ENUM (E.164 Number Mapping, RFC 3761 [2]) is a system that transforms E.164 numbers [3] into domain names and then uses DNS (Domain Name Service, RFC 1034 [4]) services like delegation through NS records and NAPTR records to look up what services are available for a specific domain name. This document registers Enumservices according to the guidelines given in RFC 3761 to be used for provisioning in the services field of a NAPTR [5] resource record to indicate what class of functionality a given endpoint offers. The registration is defined within the DDDS (Dynamic Delegation Discovery System [6][7][5][8][9]) hierarchy, for use with the "E2U" DDDS Application defined in RFC 3761. The following Enumservices are registered with this document: "email", "fax", "sms", "ems", and "mms". These share a common feature in that they each indicate that the functionality of the given endpoints and the associated resources are capable of receiving discrete messages, albeit of different types. According to RFC 3761, the Enumservice registered must be able to function as a selection mechanism when choosing one NAPTR resource record from another. That means that the registration MUST specify
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   what is expected when using that very NAPTR record, and the Uniform
   Resource Identifier (URI) scheme that is the outcome of the use of
   it.

   Therefore, an Enumservice acts as a hint, indicating the kind of
   service with which the URI constructed using the regexp field is
   associated.  There can be more than one Enumservice included within a
   single NAPTR; this indicates that there is more than one service that
   can be achieved using the associated URI scheme.

   The common thread with this set of definitions is that they reflect
   the kind of service that the end-user will hope to achieve with the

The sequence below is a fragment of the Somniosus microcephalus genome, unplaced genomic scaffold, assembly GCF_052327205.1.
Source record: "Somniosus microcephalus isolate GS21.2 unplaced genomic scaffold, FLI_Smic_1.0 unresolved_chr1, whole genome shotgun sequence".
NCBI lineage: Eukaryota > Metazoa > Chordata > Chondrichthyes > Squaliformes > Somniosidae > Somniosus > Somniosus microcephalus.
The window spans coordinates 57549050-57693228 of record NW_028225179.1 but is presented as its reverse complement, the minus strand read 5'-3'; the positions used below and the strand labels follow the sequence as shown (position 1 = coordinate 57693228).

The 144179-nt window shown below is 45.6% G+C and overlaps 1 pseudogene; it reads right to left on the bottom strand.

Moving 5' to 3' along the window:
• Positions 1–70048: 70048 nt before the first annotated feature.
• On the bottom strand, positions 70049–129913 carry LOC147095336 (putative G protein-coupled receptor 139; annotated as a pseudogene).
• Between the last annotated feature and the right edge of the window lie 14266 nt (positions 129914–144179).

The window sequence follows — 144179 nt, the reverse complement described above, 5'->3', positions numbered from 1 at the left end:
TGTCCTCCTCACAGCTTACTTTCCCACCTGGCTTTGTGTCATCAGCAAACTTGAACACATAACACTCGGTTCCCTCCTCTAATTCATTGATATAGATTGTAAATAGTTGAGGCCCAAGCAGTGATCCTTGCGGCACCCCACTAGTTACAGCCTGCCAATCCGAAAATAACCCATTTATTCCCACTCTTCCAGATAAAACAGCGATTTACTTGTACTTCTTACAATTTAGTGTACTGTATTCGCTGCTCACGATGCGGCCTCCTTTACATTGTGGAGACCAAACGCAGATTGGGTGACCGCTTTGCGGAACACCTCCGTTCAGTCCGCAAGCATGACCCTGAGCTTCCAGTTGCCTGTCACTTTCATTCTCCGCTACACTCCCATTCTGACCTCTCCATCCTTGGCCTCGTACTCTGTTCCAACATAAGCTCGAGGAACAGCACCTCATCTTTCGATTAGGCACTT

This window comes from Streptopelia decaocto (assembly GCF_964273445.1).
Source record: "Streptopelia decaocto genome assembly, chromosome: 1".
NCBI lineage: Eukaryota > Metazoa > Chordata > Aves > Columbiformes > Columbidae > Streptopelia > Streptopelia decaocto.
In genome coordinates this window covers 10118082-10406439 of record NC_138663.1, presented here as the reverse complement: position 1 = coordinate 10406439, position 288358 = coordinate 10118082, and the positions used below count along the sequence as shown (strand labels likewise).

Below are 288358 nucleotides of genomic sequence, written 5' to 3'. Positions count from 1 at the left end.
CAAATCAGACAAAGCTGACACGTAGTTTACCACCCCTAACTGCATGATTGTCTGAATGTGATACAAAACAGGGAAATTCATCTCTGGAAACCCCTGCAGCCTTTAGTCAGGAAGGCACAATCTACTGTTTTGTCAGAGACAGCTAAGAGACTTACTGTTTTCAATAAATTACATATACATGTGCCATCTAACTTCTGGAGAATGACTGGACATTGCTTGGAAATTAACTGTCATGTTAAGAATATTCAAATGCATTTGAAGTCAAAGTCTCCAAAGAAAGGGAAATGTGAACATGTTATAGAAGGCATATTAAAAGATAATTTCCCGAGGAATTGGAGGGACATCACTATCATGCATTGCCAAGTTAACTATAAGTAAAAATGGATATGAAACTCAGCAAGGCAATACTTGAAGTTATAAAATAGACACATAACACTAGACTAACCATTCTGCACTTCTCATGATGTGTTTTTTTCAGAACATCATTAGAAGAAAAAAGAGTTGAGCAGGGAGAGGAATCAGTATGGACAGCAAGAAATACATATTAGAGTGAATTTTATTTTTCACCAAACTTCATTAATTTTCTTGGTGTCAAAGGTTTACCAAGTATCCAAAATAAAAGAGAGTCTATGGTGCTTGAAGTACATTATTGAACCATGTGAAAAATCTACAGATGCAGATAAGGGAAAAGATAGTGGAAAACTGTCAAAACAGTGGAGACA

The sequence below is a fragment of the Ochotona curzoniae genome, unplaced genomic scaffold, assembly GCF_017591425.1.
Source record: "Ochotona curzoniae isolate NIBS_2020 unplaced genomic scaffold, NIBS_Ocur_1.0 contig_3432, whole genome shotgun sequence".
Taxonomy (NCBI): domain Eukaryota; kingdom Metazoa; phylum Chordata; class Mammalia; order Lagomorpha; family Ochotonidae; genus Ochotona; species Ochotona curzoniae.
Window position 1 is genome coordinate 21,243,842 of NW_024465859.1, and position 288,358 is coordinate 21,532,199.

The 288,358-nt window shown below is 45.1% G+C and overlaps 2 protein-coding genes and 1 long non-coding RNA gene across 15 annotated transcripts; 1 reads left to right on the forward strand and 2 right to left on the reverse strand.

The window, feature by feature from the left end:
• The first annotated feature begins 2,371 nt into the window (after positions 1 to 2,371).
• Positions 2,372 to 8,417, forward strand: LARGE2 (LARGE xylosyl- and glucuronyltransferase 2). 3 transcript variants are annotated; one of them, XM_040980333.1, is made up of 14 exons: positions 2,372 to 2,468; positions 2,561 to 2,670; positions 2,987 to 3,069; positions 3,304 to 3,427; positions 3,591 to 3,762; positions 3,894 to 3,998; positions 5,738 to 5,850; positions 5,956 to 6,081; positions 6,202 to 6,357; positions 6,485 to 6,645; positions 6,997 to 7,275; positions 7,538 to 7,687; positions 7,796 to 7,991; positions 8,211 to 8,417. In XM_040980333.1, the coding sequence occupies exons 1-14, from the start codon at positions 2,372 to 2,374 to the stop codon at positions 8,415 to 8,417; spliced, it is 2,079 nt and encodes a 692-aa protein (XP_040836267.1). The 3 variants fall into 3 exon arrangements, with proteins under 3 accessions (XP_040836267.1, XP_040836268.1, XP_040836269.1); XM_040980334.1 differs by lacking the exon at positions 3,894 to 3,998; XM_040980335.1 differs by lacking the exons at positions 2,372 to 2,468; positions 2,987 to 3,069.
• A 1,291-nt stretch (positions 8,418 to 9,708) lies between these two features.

communication using the associated URI.

   The services specified here are intended not to specify the protocol
   or even method of connection that must be used to achieve each
   service.  Instead they define the kind of interactive behaviour that
   an end-user will expect, leaving the end system to decide (based on
   policies outside the remit of this specification) how to execute the
   service.

   Since the same URI scheme may be used for different services (e.g.,
   'tel:'), and the same kind of service may use different URI schemes
   (e.g., for VoIP 'h323:' and 'tel:' may be used), it is necessary in
   some cases to specify the service and the URI scheme used.

   The service parameters defined in RFC 3761 allow, therefore, a "type"
   and a "subtype" to be specified.  Within this set of specifications,
   the convention is assumed that the "type" (being the more generic
   term) defines the service and the "subtype" defines the URI scheme.

   Even where currently only one URI scheme is associated with a given
   service, it should be considered that an additional URI scheme to be
   used with this service may be added later.  Thus, the subtype is
   needed to identify the specific Enumservice intended.

   In this document, there are two URI schemes that are used within the